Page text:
You will also see checkered tablecloths covering card tables with traditional tailgating fare, such as hot dogs, sandwiches, chips and beer. Generally, these are the spots full of families. Sipping from red Solo cups and dining on paper plates, these tailgaters are there more to enjoy the beautiful location than a fine dining experience. They enjoy tossing a football or playing corn hole to pass the time before the “main event” begins. Or, they are comfortably lounging in their folding “bag” chairs, catching up with friends and neighbors.
Traditional, upscale or somewhere in between, whatever your style or taste, all are welcome to express themselves through their tailgate menu and drinks at the Polo for Charity event. And, you could be recognized for your efforts, with an award for the best tailgate picnic display. So, gather your friends and start planning your spread today!
When considering your event menu, you generally want to go for foods that are easy to transport and not too messy, but still delicious and fun.
Here are two recipes you may consider for your tailgate experience:
8 oz. cream cheese, softened
½ cup mayonnaise
1 envelope Italian salad dressing mix
36 slices snack rye bread
1 medium cucumber, sliced
Combine cream cheese, mayonnaise and dressing mix. Refrigerate 1 hour.
Just before serving, spread over bread and top with cucumber slices.
Bourbon Pecan Bars
1½ cups flour
¼ cup sugar
¼ tsp salt
½ cup butter
½ cup unsalted butter, cut into chunks
¾ cup packed light-brown sugar
¼ cup light corn syrup
3 Tbsp bourbon
¼ cup heavy cream
¼ tsp salt
2 cups chopped pecans
The crust: Preheat oven to 375°. Line a 9×13 baking pan with foil. In food processor, combine flour, sugar, and salt. Add butter; pulse more. Add egg; pulse until dough forms.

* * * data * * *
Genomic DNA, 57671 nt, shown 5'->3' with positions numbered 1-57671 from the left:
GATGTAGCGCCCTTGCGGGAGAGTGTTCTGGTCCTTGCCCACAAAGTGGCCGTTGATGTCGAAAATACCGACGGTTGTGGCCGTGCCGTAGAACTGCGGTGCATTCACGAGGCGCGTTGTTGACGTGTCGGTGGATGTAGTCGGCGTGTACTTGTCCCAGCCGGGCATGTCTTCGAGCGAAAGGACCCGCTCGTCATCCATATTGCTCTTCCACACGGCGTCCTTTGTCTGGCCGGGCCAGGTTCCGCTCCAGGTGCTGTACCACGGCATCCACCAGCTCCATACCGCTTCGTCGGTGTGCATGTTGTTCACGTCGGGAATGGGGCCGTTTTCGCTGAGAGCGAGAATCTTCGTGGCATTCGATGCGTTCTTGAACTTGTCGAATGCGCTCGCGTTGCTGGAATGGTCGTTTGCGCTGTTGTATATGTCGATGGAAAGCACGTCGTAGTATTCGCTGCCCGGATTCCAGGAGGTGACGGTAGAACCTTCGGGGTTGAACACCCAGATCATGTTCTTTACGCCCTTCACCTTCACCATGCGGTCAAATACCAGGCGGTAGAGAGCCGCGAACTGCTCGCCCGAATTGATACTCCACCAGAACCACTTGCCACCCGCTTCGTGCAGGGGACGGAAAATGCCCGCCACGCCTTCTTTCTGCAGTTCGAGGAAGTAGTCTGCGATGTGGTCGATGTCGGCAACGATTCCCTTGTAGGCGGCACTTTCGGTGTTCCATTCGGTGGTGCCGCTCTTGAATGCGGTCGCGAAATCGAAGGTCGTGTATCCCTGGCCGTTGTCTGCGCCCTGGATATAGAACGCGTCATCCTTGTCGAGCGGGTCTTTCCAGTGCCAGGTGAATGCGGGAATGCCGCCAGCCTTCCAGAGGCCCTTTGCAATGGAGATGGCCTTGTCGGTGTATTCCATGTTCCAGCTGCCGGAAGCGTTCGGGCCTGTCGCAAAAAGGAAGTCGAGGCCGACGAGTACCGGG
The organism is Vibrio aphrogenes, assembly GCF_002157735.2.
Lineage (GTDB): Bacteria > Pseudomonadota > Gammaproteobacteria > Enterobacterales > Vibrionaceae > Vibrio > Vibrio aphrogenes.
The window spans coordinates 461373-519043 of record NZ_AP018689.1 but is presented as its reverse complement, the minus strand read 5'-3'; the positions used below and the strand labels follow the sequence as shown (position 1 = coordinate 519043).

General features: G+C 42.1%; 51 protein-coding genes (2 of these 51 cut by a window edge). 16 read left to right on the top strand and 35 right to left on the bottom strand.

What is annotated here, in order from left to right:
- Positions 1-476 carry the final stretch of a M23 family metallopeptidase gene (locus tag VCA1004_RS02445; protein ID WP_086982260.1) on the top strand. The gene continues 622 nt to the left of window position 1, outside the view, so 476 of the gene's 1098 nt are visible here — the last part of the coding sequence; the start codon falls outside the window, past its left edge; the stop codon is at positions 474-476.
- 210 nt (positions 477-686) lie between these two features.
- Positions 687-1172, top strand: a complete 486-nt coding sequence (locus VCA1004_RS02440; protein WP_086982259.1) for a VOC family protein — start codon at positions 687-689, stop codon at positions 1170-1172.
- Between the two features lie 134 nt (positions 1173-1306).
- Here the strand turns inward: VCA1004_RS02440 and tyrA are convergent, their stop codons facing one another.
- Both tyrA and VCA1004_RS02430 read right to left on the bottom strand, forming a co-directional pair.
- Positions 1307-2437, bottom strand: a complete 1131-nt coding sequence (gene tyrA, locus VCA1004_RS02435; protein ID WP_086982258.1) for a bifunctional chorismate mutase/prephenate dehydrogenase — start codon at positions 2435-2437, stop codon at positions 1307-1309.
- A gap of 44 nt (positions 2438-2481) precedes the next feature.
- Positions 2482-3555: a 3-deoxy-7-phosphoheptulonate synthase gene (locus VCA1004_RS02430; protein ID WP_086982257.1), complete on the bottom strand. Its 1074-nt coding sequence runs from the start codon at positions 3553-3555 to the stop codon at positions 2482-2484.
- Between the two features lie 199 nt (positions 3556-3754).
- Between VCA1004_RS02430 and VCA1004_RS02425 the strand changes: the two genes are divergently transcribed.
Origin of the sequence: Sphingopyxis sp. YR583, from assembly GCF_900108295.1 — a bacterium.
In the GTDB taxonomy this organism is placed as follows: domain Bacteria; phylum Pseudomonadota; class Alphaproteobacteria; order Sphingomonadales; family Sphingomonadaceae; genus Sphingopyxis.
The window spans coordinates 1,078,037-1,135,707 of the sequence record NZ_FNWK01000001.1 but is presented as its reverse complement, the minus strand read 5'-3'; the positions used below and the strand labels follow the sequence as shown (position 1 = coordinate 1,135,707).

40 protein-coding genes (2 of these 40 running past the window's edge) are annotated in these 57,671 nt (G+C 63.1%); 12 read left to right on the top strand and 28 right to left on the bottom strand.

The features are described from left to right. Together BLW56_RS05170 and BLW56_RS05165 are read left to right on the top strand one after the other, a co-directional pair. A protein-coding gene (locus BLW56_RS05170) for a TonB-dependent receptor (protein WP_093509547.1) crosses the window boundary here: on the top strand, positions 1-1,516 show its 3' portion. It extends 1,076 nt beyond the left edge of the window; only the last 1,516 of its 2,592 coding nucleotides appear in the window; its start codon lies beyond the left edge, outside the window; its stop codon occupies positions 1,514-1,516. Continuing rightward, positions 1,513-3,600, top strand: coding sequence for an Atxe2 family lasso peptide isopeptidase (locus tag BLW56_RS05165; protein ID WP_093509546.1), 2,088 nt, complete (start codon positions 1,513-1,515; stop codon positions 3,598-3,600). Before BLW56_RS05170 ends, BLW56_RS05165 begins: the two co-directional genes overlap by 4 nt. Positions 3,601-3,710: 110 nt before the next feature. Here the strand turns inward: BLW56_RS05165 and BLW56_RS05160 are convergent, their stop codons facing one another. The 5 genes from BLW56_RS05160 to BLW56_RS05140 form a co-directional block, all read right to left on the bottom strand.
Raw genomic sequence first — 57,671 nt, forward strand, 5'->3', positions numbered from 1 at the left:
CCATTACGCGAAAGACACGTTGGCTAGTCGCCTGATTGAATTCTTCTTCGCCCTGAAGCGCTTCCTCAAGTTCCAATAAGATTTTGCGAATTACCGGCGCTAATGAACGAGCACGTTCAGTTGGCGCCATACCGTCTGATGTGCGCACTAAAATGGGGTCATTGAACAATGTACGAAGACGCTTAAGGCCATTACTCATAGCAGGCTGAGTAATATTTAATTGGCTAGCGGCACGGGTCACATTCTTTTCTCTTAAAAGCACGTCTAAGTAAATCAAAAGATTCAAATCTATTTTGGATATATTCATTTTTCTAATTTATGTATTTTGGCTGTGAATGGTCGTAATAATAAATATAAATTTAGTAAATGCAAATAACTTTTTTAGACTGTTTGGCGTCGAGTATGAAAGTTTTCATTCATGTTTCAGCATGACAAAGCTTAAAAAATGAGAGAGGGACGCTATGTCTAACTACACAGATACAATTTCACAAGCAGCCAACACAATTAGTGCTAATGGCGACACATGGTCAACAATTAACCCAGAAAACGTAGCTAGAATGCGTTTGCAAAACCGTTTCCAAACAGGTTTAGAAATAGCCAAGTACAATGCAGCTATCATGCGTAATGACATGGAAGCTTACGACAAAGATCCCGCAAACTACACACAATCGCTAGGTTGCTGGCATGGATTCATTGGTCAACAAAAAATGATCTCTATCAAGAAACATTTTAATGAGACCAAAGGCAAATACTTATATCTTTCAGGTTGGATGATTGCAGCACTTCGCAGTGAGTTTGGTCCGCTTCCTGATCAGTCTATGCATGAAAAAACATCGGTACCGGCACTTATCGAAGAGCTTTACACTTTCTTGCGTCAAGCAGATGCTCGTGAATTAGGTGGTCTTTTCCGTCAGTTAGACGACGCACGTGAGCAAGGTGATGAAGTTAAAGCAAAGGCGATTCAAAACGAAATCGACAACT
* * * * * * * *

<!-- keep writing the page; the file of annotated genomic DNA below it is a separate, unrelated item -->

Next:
Transfer dough to pan and press firmly into bottom of pan. Freeze for about 15 minutes. Prick bottom of dough and bake 22 – 25 minutes. Let cool while preparing filling.
The filling: In a large saucepan over high heat, bring butter, brown sugar and corn syrup to a boil. Whisk until smooth; continue boiling, without stirring, for about 2 minutes.
Remove pan from heat and whisk in cream, bourbon and salt. Slowly mix in pecans. Spoon hot filling evenly over crust. Bake until bubbling, about 18 to 22 minutes. Allow to cool completely.
Using foil, lift from pan and peel off foil. Slice and enjoy!
Now is the time to start picking your outfit and planning your menu for an enjoyable and unforgettable afternoon of tailgating and fun for a great cause. Proceeds from the 24th Polo for Charity benefit local charities supported by the Rotary Club of Okatie.
Tickets are $20 at the gate on the day of the match or $15 per person in advance. Children under 12 are admitted free. Advance tickets are available at the Rose Hill POA Office, BB&T Branches on Hilton Head and in Bluffton, Bluffton Pharmacy, Markel’s and the Engel & Völkers offices in Bluffton, Hilton Head and Savannah. For more information call (843) 298-3055 or (843) 384-8010, email [email protected] or visit The Okatie Rotary Polo for Charity page on Facebook.
Article by Emily Campbell
Photography by Regine Johnson